WFD Board member Jigjid Dulamsuren attended the Asia-Pacific Forum on Sustainable Development 2017 (APFSD 2017) in Bangkok, Thailand from 26 to 31 March 2017.
Governments and other stakeholders convened at the APFSD 2017 under the theme “Eradicating poverty and promoting prosperity in a changing Asia-Pacific”. Organised by the United Nations Economic and Social Commission for Asia and the Pacific (ESCAP), the purpose of the forum is to engage stakeholders on their perspectives of effective implementation , follow-up and review of the 2030 Agenda for Sustainable Development in the Asia-Pacific. The forum was preceded by a civil society forum, capacity building workshop for countries submitting Voluntary National Reports to the High-level political forum on sustainable development (HLPF), and other events.
NO ONE LEFT BEHIND
While this is the third year ESCAP has organised this forum, it was the first that Civil Society Organisations (CSOs) were given the opportunity to address issues in the APFSD 2017. Before, CSOs only provided individual written reports to the officials of the forum.
Ms Dulamsuren said, ‘The slogan ‘No one left behind’ can be achieved in reality when CSOs are given space to channel our views so that decision makers on policies can be fully informed – this is effective implementation. And given this opportunity, it is important that in the presence of governments and UN officials, the CSOs are united in articulating, not only the disability issues but also, proposal on how to shape strategies and influence policy and laws to address the diverse challenges of persons with disabilities.’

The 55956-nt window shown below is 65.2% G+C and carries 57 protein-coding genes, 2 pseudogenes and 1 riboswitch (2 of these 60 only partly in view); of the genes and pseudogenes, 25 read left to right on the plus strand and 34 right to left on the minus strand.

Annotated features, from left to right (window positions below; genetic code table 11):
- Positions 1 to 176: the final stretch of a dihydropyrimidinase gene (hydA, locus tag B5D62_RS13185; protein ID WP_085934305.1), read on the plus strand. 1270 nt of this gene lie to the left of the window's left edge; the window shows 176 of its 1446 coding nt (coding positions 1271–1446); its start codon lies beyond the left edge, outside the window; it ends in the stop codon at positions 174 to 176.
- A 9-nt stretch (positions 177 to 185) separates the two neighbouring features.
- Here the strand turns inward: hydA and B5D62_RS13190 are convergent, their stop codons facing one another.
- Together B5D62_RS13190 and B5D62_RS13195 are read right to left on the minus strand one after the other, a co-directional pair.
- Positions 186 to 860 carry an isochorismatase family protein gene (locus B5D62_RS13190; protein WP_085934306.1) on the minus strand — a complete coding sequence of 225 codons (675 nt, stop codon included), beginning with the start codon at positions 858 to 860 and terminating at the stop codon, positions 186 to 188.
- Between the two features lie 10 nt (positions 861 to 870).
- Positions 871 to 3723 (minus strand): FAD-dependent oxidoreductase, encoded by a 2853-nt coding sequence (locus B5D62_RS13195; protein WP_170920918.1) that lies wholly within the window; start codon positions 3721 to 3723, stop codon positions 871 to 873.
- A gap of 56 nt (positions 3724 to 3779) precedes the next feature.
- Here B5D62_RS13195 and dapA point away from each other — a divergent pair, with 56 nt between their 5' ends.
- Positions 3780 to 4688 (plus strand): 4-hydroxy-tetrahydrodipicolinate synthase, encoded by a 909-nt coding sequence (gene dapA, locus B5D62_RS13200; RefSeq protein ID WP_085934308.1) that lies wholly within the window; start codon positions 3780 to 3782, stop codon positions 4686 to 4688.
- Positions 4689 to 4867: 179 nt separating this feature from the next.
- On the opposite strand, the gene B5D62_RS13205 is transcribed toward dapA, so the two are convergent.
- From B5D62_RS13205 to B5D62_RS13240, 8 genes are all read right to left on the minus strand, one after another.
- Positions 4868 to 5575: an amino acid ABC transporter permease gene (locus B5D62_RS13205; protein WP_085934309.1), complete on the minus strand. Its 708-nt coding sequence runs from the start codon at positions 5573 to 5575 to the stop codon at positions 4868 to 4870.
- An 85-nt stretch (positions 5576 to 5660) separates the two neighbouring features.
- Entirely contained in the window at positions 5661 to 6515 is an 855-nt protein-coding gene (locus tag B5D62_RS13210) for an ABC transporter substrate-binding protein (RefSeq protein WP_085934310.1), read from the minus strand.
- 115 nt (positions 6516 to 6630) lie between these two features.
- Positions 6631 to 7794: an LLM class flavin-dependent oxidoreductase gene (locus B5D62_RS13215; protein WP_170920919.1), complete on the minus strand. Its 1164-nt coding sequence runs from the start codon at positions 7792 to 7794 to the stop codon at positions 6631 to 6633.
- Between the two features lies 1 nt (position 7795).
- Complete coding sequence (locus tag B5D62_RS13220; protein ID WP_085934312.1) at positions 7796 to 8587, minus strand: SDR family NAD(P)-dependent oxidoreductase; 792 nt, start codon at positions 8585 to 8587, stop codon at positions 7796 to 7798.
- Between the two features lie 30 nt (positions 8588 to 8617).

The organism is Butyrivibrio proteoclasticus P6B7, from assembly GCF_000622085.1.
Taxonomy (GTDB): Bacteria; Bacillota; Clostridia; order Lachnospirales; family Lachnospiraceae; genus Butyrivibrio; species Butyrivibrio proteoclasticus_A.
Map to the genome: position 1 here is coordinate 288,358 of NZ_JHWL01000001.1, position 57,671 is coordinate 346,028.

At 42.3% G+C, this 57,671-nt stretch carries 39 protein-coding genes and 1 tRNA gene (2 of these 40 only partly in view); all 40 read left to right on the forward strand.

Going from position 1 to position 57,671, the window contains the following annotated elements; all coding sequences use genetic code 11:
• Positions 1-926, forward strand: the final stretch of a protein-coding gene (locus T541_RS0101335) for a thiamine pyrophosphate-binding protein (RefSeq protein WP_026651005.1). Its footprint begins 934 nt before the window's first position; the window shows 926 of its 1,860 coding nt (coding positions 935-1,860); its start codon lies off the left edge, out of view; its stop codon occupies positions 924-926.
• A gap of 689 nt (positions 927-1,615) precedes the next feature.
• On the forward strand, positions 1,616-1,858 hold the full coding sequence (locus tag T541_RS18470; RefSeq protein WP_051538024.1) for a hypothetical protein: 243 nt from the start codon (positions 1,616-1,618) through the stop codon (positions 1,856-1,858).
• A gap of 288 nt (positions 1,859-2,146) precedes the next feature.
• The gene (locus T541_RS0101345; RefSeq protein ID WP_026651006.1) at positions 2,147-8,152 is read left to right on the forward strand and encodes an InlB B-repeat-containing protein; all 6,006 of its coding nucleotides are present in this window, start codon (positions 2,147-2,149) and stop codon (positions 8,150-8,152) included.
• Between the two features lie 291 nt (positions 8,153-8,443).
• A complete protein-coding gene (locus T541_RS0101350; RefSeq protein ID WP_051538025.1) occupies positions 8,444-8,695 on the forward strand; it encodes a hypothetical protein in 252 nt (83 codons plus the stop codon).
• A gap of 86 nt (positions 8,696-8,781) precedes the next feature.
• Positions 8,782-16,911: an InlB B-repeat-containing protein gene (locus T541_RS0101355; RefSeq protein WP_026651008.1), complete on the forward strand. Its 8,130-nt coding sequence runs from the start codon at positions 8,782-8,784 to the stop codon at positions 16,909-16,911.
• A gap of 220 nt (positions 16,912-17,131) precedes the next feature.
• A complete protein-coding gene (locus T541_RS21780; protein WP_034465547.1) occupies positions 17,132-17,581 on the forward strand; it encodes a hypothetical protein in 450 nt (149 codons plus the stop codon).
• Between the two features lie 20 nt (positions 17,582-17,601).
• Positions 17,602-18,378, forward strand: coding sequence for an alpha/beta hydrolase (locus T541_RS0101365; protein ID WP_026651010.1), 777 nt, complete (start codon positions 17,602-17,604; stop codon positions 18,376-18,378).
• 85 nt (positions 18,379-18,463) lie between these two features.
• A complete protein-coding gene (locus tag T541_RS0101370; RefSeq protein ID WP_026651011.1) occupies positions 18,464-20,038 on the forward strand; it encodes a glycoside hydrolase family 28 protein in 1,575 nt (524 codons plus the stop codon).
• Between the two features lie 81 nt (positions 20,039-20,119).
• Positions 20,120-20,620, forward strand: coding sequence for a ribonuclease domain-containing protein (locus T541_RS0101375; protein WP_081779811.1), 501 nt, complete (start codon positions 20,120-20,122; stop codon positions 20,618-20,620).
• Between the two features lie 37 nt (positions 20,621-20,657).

Platform for CSOs to strengthen their unity is already in place. Ms Dulamsuren shared that the CSOs of Asia-Pacific have established the Asia-Pacific Regional CSO Engagement Mechanism (AP-REM), which consists of various Constituency Focal Points including a disability committee led by Ms Abia Akram from Pakistan who was also the acting representative for AP-REM during the APFSD 2017.
For the WFD, it is important to work to understand the roadmap to effective implementation of the 2030 Agenda for Sustainable Development in Asia-Pacific – and this requires close collaboration with Ms Akram and the AP-REM to ensure that the deaf perspectives are put forth, understood and raised at such important forums.
Ms Dulamsuren was also present in the following forums and side events:
- Regional Disability Meeting
- Asia-Pacific Civil Society Forum on Sustainable Development
- Asia-Pacific Forum on Sustainable Development
- Including Persons with Disabilities in Sustainable Development- An Inclusive Pathway to Eradicating Poverty and Promoting Prosperity
Ms Dulamsuren added, ‘I am pleased to have the chance to raise issues during the forum and its side events including matters related to women living in rural areas and in particular drawing on examples from Mongolia. I drew attention to barriers faced by women with disabilities in accessing healthcare and services and the need for non-governmental organisations (NGOs) and governments to work together to truly ensure that no one is left behind.’ There is no doubt that having more deaf people present at international conferences ensure that our needs are better understood by others. As deaf persons, we are the most appropriate individuals to represent our Community – ‘Nothing About Us Without Us!